Extremists and the Political Mainstream: The Case of Afghanistan


A key challenge for Countering Violent Extremism (CVE) policies and programs is bringing extremists into the political mainstream, notes Kamran Bokhari. For many Muslim-majority states, the mainstream is contested space. These states are struggling to establish a monopoly over religious discourse and citizenship, and to varying degrees, are undemocratic political economies. As in the case of Afghanistan, under such circumstances, the extremists are contaminating whatever semblance of a mainstream there is rather than being integrated into it, he writes for the Center for Global Policy:

The case of the Afghan Taliban underscores how attempts to moderate radical Islamists are unlikely to succeed in Muslim states that lack a strong democratic political economy. The likely outcome will be that the radicals – taking advantage of the fact that there is no well-defined political mainstream – will be able to forge an Islamist autocracy or at the very least a state of anarchy. While there is a great deal of research underway that seeks to unpack the process of radicalization, Washington needs to devote greater resources to understanding the reverse process of moderation. This has massive implications for the growing number of civil wars in the Middle East and beyond, where Islamist insurrectionists of various stripes dominate the growing number of battlespaces and where the U.S. will have to mediate negotiated settlements.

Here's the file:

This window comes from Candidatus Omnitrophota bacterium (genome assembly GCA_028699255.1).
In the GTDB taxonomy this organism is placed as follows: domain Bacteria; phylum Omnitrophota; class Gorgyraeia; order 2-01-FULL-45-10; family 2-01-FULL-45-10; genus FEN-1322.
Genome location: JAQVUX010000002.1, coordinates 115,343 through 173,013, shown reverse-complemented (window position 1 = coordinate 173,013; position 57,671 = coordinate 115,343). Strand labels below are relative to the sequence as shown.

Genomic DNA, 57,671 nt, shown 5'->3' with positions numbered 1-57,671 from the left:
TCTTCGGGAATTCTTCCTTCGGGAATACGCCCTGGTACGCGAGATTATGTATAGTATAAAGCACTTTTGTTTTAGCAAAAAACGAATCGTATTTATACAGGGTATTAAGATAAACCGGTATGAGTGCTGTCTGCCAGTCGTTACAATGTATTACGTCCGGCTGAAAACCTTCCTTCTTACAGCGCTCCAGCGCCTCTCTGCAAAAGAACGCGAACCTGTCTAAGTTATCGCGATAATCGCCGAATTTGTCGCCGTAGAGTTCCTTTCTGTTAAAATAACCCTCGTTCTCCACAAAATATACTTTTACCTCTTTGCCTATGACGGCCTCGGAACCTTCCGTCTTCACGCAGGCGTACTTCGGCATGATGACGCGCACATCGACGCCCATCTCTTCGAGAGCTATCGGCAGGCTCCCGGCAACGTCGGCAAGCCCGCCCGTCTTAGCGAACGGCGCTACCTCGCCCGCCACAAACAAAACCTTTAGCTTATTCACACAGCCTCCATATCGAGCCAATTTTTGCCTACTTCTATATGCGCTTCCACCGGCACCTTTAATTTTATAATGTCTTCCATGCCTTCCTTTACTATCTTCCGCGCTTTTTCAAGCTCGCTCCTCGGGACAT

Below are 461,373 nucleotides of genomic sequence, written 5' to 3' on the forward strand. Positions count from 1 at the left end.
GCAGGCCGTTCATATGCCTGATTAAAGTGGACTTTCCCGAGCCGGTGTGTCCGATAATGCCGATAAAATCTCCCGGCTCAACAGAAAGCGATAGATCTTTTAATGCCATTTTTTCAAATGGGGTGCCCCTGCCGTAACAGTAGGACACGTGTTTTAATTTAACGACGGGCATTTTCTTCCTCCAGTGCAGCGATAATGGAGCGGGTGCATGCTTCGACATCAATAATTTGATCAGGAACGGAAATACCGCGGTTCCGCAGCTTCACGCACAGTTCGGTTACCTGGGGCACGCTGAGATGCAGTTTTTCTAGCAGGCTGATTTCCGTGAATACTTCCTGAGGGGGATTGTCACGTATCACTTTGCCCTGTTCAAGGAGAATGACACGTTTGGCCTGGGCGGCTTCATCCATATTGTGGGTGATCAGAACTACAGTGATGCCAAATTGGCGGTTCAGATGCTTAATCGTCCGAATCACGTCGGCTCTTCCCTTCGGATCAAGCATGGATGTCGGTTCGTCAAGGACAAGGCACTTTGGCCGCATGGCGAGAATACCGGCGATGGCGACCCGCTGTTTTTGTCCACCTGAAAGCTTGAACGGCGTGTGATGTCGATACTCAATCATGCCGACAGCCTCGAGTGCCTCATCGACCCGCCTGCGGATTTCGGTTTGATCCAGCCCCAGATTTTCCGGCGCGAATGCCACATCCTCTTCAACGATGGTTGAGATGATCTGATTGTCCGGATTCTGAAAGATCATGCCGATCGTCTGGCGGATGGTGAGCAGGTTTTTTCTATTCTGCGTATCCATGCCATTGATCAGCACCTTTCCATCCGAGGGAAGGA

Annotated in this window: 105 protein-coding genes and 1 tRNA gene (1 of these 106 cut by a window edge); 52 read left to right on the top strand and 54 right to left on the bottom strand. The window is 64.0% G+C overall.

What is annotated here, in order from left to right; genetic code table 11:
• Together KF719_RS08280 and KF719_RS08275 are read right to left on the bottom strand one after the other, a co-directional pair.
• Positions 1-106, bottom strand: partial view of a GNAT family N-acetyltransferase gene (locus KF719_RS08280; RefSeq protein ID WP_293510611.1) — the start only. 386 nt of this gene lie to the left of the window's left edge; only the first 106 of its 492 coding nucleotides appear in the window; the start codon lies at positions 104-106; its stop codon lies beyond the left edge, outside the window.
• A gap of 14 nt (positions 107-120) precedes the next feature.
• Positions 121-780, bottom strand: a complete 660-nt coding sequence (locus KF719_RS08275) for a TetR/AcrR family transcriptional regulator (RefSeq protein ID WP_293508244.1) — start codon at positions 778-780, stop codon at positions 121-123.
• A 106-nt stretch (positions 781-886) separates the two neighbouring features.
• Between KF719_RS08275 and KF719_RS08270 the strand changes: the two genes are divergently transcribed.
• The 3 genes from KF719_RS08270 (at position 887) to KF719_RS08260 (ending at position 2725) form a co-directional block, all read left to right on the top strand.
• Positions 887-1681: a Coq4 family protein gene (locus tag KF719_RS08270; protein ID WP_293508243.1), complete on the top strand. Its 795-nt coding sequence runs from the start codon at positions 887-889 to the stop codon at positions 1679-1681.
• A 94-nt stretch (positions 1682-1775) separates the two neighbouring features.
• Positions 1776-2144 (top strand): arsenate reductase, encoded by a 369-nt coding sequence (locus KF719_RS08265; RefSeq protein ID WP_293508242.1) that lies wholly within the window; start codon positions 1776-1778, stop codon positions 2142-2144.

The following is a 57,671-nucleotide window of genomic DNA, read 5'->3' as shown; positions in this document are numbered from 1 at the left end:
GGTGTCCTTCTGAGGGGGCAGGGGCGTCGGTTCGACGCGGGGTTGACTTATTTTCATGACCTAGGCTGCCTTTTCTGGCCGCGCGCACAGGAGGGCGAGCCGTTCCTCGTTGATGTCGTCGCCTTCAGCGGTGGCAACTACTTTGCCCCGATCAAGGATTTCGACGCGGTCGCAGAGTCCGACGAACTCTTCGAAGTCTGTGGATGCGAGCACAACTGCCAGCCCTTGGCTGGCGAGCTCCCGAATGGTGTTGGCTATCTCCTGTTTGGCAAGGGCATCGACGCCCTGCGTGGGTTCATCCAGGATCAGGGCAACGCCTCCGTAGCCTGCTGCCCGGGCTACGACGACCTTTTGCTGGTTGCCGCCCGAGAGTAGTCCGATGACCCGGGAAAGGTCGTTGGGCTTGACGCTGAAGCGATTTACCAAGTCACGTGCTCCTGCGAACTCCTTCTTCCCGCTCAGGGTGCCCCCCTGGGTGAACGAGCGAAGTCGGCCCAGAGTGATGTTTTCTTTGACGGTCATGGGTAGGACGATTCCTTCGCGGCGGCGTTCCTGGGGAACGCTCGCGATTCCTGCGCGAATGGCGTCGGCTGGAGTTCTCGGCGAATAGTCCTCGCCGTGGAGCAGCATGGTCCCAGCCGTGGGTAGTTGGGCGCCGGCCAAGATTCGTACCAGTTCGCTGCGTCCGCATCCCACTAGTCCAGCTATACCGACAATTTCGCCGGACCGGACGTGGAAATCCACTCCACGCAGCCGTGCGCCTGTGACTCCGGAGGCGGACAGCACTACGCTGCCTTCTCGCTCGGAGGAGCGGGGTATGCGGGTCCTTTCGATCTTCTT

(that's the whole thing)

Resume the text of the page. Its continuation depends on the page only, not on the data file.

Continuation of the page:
In an Open Letter to the Taliban, an American who helped open secret negotiations with the group calls for them to accept a ceasefire and peace talks with the Afghan government, The New Yorker reports. Steve Coll reveals in his new book, “Directorate S,” that, when some of your leaders tried to participate in the peace process agreed to at Bonn, Vice-President Dick Cheney ordered them imprisoned at Guantánamo or Bagram, writes Barnett Rubin:

Three and a half years later, with the help of U.S. Ambassador Zalmay Khalilzad,* a Taliban delegation again began negotiating an agreement with the government in Kabul. But Khalilzad’s bosses in Washington declined to provide security guarantees to Taliban who joined the peace process. You concluded that you had no alternative but to continue fighting from your safe haven in Pakistan, whose military has supported you for its own reasons. The U.S. rejection of talks made you hostages to the Pakistan military.


*A board member of the National Endowment for Democracy.

Kamran Bokhari is the Director of Strategy and Programs at the Center for Global Policy. He also is a senior analyst with the intelligence firm Geopolitical Futures, and a Fellow with the Program on Extremism at George Washington University’s Center for Cyber & Homeland Security.

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